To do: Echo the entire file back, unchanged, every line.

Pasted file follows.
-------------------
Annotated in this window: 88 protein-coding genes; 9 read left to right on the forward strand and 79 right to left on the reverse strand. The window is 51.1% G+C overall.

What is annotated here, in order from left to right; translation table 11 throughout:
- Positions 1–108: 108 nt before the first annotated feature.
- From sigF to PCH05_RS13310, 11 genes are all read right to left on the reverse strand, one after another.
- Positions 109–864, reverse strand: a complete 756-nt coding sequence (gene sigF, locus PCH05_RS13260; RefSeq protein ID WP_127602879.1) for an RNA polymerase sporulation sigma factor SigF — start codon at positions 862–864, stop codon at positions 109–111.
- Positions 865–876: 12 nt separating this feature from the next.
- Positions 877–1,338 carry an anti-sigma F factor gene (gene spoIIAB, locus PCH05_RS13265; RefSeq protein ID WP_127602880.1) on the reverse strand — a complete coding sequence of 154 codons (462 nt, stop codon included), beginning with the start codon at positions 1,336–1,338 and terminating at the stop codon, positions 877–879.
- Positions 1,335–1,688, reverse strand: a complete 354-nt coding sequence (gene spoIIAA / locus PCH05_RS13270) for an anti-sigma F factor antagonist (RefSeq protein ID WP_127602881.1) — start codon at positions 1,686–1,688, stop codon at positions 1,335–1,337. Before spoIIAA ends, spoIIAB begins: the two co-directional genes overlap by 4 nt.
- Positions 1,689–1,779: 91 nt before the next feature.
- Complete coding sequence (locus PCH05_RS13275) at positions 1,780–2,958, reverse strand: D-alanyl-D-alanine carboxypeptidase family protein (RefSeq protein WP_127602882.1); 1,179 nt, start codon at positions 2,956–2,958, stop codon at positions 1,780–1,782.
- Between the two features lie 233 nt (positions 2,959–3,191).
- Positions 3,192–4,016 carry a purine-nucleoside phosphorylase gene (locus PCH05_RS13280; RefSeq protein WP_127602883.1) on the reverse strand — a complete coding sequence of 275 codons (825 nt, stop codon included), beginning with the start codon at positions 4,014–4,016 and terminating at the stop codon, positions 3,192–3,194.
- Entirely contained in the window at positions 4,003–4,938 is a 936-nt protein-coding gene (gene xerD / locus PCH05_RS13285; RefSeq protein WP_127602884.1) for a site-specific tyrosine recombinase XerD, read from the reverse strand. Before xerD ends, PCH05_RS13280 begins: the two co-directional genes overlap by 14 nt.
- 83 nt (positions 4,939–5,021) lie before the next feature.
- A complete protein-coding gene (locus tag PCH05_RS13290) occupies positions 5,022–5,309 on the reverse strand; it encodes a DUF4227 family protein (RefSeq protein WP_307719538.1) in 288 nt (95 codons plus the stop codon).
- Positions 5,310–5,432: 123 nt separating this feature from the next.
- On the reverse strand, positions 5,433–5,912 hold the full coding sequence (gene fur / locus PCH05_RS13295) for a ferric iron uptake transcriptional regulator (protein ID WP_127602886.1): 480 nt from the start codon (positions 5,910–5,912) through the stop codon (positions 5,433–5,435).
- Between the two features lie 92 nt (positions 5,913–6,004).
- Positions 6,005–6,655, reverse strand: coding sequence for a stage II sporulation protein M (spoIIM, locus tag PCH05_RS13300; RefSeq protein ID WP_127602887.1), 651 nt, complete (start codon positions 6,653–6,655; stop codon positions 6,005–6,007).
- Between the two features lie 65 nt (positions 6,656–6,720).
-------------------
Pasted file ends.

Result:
Annotated in this window: 88 protein-coding genes; 9 read left to right on the forward strand and 79 right to left on the reverse strand. The window is 51.1% G+C overall.

What is annotated here, in order from left to right; translation table 11 throughout:
- Positions 1–108: 108 nt before the first annotated feature.
- From sigF to PCH05_RS13310, 11 genes are all read right to left on the reverse strand, one after another.
- Positions 109–864, reverse strand: a complete 756-nt coding sequence (gene sigF, locus PCH05_RS13260; RefSeq protein ID WP_127602879.1) for an RNA polymerase sporulation sigma factor SigF — start codon at positions 862–864, stop codon at positions 109–111.
- Positions 865–876: 12 nt separating this feature from the next.
- Positions 877–1,338 carry an anti-sigma F factor gene (gene spoIIAB, locus PCH05_RS13265; RefSeq protein ID WP_127602880.1) on the reverse strand — a complete coding sequence of 154 codons (462 nt, stop codon included), beginning with the start codon at positions 1,336–1,338 and terminating at the stop codon, positions 877–879.
- Positions 1,335–1,688, reverse strand: a complete 354-nt coding sequence (gene spoIIAA / locus PCH05_RS13270) for an anti-sigma F factor antagonist (RefSeq protein ID WP_127602881.1) — start codon at positions 1,686–1,688, stop codon at positions 1,335–1,337. Before spoIIAA ends, spoIIAB begins: the two co-directional genes overlap by 4 nt.
- Positions 1,689–1,779: 91 nt before the next feature.
- Complete coding sequence (locus PCH05_RS13275) at positions 1,780–2,958, reverse strand: D-alanyl-D-alanine carboxypeptidase family protein (RefSeq protein WP_127602882.1); 1,179 nt, start codon at positions 2,956–2,958, stop codon at positions 1,780–1,782.
- Between the two features lie 233 nt (positions 2,959–3,191).
- Positions 3,192–4,016 carry a purine-nucleoside phosphorylase gene (locus PCH05_RS13280; RefSeq protein WP_127602883.1) on the reverse strand — a complete coding sequence of 275 codons (825 nt, stop codon included), beginning with the start codon at positions 4,014–4,016 and terminating at the stop codon, positions 3,192–3,194.
- Entirely contained in the window at positions 4,003–4,938 is a 936-nt protein-coding gene (gene xerD / locus PCH05_RS13285; RefSeq protein WP_127602884.1) for a site-specific tyrosine recombinase XerD, read from the reverse strand. Before xerD ends, PCH05_RS13280 begins: the two co-directional genes overlap by 14 nt.
- 83 nt (positions 4,939–5,021) lie before the next feature.
- A complete protein-coding gene (locus tag PCH05_RS13290) occupies positions 5,022–5,309 on the reverse strand; it encodes a DUF4227 family protein (RefSeq protein WP_307719538.1) in 288 nt (95 codons plus the stop codon).
- Positions 5,310–5,432: 123 nt separating this feature from the next.
- On the reverse strand, positions 5,433–5,912 hold the full coding sequence (gene fur / locus PCH05_RS13295) for a ferric iron uptake transcriptional regulator (protein ID WP_127602886.1): 480 nt from the start codon (positions 5,910–5,912) through the stop codon (positions 5,433–5,435).
- Between the two features lie 92 nt (positions 5,913–6,004).
- Positions 6,005–6,655, reverse strand: coding sequence for a stage II sporulation protein M (spoIIM, locus tag PCH05_RS13300; RefSeq protein ID WP_127602887.1), 651 nt, complete (start codon positions 6,653–6,655; stop codon positions 6,005–6,007).
- Between the two features lie 65 nt (positions 6,656–6,720).